6. whether the documents sought will disclose the trustee’s reasons for his/her decisions made;
  7. likely impact on the trustee and other beneficiaries should disclosure be made;
  8. likely impact on the settlor and third party should disclosure be made;
  9. whether disclosure can be made in light of confidentiality protections;
  10. whether safeguards can be imposed on the use of trust documentation.

It is of note that trustees are not obliged to disclose reasons for decision, or decision-making process, as established in Re Londonderry’s settlement (1957).

Confusion as to Trust assets

The recent appeal to the Privy Council in Gany Holdings (PTC) SA v Khan and others [2018] UKPC 21 revealed just how important it is for a trustee to know about the assets of a Trust.

In the case, Mr. Mohamed Rangoonwala established a Trust in 1982, with the principal beneficiaries being himself, his second wife, his children and their spouses. He appointed Gany Holdings, a Trust Company, as the sole trustee. After his death in 1998, Asif, Mr. Rangoonwala’s son who succeeded his powers to remove and appoint trustees of the Trust, appointed his mother and two others as directors of Gany. Asif also told his siblings that they would be receiving a share of the Trust, approximating US$2 million each, on the condition that the beneficiaries waiving claims in relation to the Trust and their fathers’ estate. Subsequent to the waivers and distribution, only six months after the Mr. Rangoonwala’s death, the trustee, Gany, resolved to wind up the Trust by distributing the entire fund to Asif.

This resulted in Mr. Rangoonwala’s daughter Zorin, son-in-law and granddaughter making requests to the trustee company, Asif, and others who knew about the Trust (such as lawyers) for information about distribution of Trust. Subsequently, Zorin brought proceedings against Gany Holdings and Asif for disclosure of information and accounts in the British Virgin Islands. Ultimately, the issue was appealed to the Privy Council, and concerned issues of:

  1. what assets were transferred into the trust before Mr. Rangoonwala’s death; and
  2. whether the trustee’s distribution of the entirety of the Trust to one beneficiary after the settlor’s (Mr. Rangoonwala) death could be set aside on the basis that the trustee misunderstood the assets of the Trust.

The Privy Council held that the correct approach was a common-sense consideration of available evidence, taking into account:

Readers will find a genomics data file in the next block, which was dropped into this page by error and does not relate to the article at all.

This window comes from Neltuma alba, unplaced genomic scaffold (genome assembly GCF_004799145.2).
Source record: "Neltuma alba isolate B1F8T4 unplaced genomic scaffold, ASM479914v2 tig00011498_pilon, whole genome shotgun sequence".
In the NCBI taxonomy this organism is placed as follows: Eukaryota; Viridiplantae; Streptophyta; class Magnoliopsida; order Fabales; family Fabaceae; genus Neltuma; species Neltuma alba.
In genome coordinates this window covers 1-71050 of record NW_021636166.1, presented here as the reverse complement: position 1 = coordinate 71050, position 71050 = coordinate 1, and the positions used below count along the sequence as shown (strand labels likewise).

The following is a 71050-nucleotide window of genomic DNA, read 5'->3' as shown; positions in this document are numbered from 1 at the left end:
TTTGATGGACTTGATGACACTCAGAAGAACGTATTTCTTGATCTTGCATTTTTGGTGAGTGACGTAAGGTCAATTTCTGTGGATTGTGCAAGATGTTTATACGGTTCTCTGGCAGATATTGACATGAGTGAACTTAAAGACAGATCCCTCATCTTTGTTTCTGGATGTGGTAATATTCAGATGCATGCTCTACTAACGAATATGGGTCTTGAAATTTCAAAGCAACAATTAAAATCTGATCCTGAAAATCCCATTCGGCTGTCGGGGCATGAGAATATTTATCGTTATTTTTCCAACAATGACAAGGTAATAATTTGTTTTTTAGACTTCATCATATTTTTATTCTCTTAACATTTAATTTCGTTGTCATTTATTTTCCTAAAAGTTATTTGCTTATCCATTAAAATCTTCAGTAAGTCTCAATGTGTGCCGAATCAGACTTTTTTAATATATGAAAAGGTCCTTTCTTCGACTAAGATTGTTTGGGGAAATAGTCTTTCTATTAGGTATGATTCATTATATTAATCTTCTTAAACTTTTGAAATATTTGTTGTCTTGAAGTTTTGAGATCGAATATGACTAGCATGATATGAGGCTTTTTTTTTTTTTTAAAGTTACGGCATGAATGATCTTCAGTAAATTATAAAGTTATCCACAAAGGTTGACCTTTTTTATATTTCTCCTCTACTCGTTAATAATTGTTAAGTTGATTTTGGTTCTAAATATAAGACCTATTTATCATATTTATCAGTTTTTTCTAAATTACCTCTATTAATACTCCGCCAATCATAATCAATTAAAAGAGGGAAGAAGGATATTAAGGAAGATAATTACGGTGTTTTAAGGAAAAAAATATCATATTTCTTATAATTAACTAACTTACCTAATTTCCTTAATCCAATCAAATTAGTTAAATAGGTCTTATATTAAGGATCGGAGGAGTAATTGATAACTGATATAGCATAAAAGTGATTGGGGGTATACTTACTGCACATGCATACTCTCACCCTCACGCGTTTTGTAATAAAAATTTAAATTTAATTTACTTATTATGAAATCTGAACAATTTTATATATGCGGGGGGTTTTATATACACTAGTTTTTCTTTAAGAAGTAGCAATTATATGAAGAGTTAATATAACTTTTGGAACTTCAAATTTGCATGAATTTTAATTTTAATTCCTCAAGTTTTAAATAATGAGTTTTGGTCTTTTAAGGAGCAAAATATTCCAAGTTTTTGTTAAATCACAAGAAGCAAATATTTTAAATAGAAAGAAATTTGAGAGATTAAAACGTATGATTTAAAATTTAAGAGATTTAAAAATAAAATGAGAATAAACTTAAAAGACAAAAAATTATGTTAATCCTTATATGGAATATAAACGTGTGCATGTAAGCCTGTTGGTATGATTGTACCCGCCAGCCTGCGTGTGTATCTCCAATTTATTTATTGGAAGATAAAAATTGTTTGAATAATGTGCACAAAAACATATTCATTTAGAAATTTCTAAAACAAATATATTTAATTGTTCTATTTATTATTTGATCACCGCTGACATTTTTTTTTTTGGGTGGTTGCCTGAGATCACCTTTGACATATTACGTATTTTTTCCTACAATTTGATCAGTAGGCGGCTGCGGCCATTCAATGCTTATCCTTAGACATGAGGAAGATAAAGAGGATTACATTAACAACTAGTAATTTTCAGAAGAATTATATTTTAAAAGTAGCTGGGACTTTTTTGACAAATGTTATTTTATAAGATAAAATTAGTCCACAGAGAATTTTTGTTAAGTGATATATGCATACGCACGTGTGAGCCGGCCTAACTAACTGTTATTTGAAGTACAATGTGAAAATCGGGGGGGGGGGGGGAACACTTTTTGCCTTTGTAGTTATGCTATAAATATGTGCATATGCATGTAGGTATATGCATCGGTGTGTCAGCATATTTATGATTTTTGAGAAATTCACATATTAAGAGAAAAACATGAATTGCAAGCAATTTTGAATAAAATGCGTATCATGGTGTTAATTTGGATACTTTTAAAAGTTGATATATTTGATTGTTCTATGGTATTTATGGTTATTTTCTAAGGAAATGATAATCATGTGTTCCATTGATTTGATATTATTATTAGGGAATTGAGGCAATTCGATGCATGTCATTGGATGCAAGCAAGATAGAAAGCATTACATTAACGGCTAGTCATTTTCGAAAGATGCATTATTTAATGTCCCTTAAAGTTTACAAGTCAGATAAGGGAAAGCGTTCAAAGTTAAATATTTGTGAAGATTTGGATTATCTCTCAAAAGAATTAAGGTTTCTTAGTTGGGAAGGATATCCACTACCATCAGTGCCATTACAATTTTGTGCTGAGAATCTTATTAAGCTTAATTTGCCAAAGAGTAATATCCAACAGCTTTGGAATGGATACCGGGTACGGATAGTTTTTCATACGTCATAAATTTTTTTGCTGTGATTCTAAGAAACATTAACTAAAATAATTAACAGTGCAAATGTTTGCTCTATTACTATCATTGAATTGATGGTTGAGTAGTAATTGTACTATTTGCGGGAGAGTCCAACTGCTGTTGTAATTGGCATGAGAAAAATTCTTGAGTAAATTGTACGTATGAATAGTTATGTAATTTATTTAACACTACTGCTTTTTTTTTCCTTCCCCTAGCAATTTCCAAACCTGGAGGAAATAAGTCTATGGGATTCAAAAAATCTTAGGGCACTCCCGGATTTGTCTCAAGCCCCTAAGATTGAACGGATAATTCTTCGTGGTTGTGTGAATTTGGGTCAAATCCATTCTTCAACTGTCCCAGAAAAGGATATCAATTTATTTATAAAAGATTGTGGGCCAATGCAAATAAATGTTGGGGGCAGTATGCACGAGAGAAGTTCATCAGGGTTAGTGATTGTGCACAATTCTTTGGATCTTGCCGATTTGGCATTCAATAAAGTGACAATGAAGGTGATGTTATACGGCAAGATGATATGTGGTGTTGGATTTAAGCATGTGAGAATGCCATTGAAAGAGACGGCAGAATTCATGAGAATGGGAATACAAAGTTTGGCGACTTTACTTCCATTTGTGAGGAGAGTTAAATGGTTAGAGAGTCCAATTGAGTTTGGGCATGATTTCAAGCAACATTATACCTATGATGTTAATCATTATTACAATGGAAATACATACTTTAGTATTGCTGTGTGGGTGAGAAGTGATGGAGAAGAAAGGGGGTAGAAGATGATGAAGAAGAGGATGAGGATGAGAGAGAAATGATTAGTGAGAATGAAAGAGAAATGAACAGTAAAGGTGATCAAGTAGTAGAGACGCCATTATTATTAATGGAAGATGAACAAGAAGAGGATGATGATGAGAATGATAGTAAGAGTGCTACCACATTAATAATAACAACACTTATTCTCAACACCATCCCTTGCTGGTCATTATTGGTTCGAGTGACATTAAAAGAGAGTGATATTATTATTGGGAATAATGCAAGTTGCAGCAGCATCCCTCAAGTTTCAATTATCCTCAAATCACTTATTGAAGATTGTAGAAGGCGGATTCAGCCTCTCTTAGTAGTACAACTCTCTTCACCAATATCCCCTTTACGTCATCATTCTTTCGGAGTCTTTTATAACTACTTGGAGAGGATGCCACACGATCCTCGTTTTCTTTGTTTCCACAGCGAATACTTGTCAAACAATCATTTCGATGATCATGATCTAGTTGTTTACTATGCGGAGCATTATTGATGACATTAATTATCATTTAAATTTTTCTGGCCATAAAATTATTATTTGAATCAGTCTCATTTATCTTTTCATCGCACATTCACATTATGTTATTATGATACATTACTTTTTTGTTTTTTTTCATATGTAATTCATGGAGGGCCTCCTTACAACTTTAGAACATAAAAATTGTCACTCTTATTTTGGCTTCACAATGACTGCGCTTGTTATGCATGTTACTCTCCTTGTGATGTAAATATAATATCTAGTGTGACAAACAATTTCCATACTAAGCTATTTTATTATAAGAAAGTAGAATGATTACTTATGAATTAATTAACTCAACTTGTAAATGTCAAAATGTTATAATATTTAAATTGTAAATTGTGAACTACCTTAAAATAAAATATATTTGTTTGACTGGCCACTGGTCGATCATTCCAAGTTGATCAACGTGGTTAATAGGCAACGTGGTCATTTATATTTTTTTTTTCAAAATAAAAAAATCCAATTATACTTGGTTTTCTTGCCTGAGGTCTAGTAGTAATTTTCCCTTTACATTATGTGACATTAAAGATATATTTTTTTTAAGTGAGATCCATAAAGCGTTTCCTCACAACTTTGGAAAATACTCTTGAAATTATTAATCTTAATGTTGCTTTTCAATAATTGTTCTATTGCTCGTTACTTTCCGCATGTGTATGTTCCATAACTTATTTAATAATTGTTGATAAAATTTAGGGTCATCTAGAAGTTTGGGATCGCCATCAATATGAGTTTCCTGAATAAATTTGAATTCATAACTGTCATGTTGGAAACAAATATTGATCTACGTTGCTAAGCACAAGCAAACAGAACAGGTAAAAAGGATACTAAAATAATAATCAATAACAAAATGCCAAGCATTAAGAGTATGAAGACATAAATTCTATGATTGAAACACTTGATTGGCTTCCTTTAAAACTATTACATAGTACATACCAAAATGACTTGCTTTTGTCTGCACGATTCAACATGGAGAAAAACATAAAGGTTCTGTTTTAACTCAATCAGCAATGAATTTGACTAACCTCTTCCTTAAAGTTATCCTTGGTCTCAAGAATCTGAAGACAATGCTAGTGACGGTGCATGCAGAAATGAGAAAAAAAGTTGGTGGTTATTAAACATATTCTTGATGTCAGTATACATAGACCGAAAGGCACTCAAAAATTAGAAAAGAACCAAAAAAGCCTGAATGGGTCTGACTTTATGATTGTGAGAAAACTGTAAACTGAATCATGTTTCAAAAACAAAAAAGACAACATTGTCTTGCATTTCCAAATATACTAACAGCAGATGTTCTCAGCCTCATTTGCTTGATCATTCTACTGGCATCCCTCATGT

1. where the settlor makes known their intentions in a written or oral declaration, that is generally decisive;
  2. in absence of any declaration, consideration of evidence that may infer intentions of the settlor;
  3. as last resort, the Court may consider legal presumptions.

The Privy Council found that the conflicting evidence given by Asif and Gany Holdings as to the assets of the fund showed that the trustee had failed to appreciate the assets of the Trust; the lack of appreciation and investigation amounted in a breach of fiduciary duty. The Court found that the Trust, in fact, held valuable company shares resulting from Mr. Rangoonwala’s divesting himself of control and ownership of his successful business, and that it was his intention for the assets to become assets of the Trust. Consequently, the Court exercised its discretionary powers to set aside the trustee’s distribution of the entire funds to Asif.

It can clearly be seen from this case that it is important for all parties, particularly trustees to document decisions and avoid distributions where there is confusion over the assets held by the Trust. The nature and value of the Trust is also important knowledge to trustees. In any case, it is better to take preventative measures, rather than engage in stressful, time consuming, and expensive challenges in the future.


This article is for information purposes only. Its contents do not constitute legal advice and readers should not regard this article as a substitute for detailed advice in individual instances.

Originally published on STEP Hong Kong – Winter 2020 Newsletter